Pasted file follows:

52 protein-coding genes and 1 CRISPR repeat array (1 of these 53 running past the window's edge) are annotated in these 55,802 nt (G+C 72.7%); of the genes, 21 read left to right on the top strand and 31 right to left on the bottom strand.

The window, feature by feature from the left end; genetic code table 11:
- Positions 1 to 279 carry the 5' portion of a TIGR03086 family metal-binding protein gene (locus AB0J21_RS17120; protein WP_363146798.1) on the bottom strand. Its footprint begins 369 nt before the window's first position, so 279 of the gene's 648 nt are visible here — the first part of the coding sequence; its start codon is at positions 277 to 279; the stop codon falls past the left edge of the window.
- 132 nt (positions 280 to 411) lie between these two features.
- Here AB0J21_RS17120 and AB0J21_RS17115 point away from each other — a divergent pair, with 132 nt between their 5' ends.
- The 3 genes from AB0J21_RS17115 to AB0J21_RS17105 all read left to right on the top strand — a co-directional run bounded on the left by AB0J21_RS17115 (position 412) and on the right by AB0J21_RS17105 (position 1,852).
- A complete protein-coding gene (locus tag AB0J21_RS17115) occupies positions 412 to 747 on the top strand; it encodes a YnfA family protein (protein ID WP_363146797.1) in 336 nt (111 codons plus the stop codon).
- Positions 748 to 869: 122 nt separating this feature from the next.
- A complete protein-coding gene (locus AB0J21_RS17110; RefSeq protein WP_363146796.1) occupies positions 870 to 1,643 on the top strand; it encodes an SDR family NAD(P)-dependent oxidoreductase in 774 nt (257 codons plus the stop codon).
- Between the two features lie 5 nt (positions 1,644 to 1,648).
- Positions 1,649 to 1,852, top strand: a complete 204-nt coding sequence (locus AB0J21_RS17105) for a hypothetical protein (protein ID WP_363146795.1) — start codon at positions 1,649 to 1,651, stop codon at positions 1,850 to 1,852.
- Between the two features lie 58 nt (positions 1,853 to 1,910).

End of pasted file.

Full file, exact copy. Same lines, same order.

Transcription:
52 protein-coding genes and 1 CRISPR repeat array (1 of these 53 running past the window's edge) are annotated in these 55,802 nt (G+C 72.7%); of the genes, 21 read left to right on the top strand and 31 right to left on the bottom strand.

The window, feature by feature from the left end; genetic code table 11:
- Positions 1 to 279 carry the 5' portion of a TIGR03086 family metal-binding protein gene (locus AB0J21_RS17120; protein WP_363146798.1) on the bottom strand. Its footprint begins 369 nt before the window's first position, so 279 of the gene's 648 nt are visible here — the first part of the coding sequence; its start codon is at positions 277 to 279; the stop codon falls past the left edge of the window.
- 132 nt (positions 280 to 411) lie between these two features.
- Here AB0J21_RS17120 and AB0J21_RS17115 point away from each other — a divergent pair, with 132 nt between their 5' ends.
- The 3 genes from AB0J21_RS17115 to AB0J21_RS17105 all read left to right on the top strand — a co-directional run bounded on the left by AB0J21_RS17115 (position 412) and on the right by AB0J21_RS17105 (position 1,852).
- A complete protein-coding gene (locus tag AB0J21_RS17115) occupies positions 412 to 747 on the top strand; it encodes a YnfA family protein (protein ID WP_363146797.1) in 336 nt (111 codons plus the stop codon).
- Positions 748 to 869: 122 nt separating this feature from the next.
- A complete protein-coding gene (locus AB0J21_RS17110; RefSeq protein WP_363146796.1) occupies positions 870 to 1,643 on the top strand; it encodes an SDR family NAD(P)-dependent oxidoreductase in 774 nt (257 codons plus the stop codon).
- Between the two features lie 5 nt (positions 1,644 to 1,648).
- Positions 1,649 to 1,852, top strand: a complete 204-nt coding sequence (locus AB0J21_RS17105) for a hypothetical protein (protein ID WP_363146795.1) — start codon at positions 1,649 to 1,651, stop codon at positions 1,850 to 1,852.
- Between the two features lie 58 nt (positions 1,853 to 1,910).